Mulgrew: you don’t understand the costs, not stagnant, going up.

Point of Order: have to recognize…

Peter Lamphere: president can’t interrupt the speaker when he has the floor. Can I continue speaking?

Mulgrew: Yes

Lamphere: welfare fund needs to be reserved. Making 100 million per year above expenses (welfare fund). 500 dollars per welfare beneficiary. We could afford a little more to pay for crowns and implants. Asking to put this on agenda to have full discussion and debate. Would be great to have more information, haven’t had detailed reports since 2019. Asking for your vote for next month’s agenda.

Mike Sill: Speaking against. This resolution doesn’t allow for a full discussion, conclusion already in here, don’t know where numbers came from, thin air, somewhere else? Doesn’t allow for a study. Why we can’t pass resolutions that don’t do the research. Sure not intentional that dental might increase because of prescriptions, research not done. We aren’t in the PSC. Where are we? UFT. We’re in the UFT. We don’t follow PSC, we lead. Applause from people in the room.  We don’t try to be like them. Who are we? UFT. Vote this down.

Mulgrew: Debate closed.

Yeses 432, 298; in room: 47, 184 ; 482 to 479, no–  not on next month’s agenda. No time for any other resos.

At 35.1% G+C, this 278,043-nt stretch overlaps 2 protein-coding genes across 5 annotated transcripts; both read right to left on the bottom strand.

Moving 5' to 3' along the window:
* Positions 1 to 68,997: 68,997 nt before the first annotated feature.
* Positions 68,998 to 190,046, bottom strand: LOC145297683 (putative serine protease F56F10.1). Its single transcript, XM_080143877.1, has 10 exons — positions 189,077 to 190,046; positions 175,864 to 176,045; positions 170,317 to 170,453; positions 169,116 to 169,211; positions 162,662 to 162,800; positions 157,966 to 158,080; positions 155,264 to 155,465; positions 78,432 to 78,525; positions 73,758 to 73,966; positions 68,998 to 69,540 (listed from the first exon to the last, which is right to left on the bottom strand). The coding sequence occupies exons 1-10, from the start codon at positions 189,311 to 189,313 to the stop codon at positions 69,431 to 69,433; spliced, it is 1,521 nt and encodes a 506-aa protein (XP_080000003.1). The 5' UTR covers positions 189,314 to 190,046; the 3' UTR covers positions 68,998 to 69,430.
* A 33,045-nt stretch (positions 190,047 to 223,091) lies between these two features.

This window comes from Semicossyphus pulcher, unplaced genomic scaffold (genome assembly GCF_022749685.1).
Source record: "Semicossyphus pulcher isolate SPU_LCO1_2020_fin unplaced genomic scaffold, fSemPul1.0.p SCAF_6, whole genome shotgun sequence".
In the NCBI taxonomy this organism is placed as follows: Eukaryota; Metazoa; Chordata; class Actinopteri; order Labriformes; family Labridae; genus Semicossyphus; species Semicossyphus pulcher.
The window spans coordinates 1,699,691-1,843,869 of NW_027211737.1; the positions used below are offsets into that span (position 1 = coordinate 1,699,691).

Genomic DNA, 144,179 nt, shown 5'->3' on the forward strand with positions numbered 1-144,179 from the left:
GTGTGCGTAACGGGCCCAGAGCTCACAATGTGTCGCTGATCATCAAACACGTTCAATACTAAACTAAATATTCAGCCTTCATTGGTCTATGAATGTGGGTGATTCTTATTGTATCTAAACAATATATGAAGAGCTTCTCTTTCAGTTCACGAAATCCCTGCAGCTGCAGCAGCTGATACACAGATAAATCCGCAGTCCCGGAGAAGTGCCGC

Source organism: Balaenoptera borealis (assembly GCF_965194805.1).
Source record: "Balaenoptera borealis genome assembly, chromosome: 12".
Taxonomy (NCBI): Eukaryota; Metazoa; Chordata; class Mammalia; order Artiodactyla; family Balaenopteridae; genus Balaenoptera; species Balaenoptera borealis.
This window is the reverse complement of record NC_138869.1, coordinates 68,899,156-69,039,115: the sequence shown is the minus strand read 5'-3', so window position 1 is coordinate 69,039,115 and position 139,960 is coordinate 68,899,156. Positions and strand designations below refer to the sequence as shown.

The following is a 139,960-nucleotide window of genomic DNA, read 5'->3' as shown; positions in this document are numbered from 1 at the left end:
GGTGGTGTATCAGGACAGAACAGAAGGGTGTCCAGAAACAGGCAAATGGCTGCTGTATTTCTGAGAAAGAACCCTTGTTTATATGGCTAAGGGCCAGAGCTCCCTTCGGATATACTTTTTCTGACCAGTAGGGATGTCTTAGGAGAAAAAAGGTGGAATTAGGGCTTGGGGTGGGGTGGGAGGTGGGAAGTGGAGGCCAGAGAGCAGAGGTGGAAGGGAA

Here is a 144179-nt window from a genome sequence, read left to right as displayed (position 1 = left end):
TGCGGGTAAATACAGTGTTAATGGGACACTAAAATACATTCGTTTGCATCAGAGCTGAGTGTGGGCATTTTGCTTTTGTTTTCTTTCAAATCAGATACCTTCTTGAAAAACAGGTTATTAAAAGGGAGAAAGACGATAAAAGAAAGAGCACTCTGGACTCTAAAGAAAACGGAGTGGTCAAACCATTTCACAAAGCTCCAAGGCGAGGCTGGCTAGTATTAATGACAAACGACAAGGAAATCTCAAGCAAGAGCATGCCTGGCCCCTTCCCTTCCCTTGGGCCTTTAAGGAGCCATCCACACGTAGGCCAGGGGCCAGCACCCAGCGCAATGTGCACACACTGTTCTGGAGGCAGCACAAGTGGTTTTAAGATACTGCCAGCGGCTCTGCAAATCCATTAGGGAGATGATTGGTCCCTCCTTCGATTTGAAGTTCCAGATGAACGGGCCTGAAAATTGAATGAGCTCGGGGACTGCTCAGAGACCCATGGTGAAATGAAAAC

Resolutions: See appendix for full text.

Sill: class size working group reso. Motivated and passed.

Resolution for more speaking time for parents in forums passed.

Affirmative action reso motivated.

Speaker against: Might be unpopular. Should start talking about class, not race. Many people with lower socioeconomic background, need to be able to talk to that.

Boos from crowd

Mulgrew: aren’t republicans

Speaker against: come from traditional left, race plays into class conflict, but we should reevaluate the grounds where we see injustice and inequities.

Hinds: in favor of resolution, as educated people we should pay attention to all things that hold our students back, but need to be cognizant of wedges between people of color – model minority vs African americans and latinos. We need to say we’re against that, we should believe that those who are historically marginalized are granted those opportunities.

Question called by Crispino

Mulgrew: can’t wait for this vote. 509-71; 202-10 to close debate. Vote resolution: approved.

See in the southern states where I do a lot of work for the AFT, parent groups down there want to stop affirmative action, communities are resegregating.

Leo Gordon: Optimal room temperatures resolution.

 614-7 online. Passed.

Mulgrew: Laugh, but allows us to get our schools under osha in terms of room temperatures.

Murphy: advocate for increased staffing of sped teachers, social workers, counselors. Workload. Students should receive. Friendly amendment? Add OT/PT and speech after nurses (from OTPT CL).

Yona Adika: rise in support of amendment. Long been shortage areas. Support we give to students in this room are valuable – work with some of the most fragile/vulnerable students in NY, so I rise in support.

Stefanie Shift: hearing teachers are constantly neglected, not included as we should be.

Amendment vote: yeses, 480, nos 28 on phone; 193-6  in room. Passed.

Resolution as amended:

Standing to amend with paraprofessionals.

Mulgrew: anyone online, perhaps someone named stephanine?

Stephanie: not sure I can do this on the phone.

Mulgrew: you’re right, just listen to next speaker.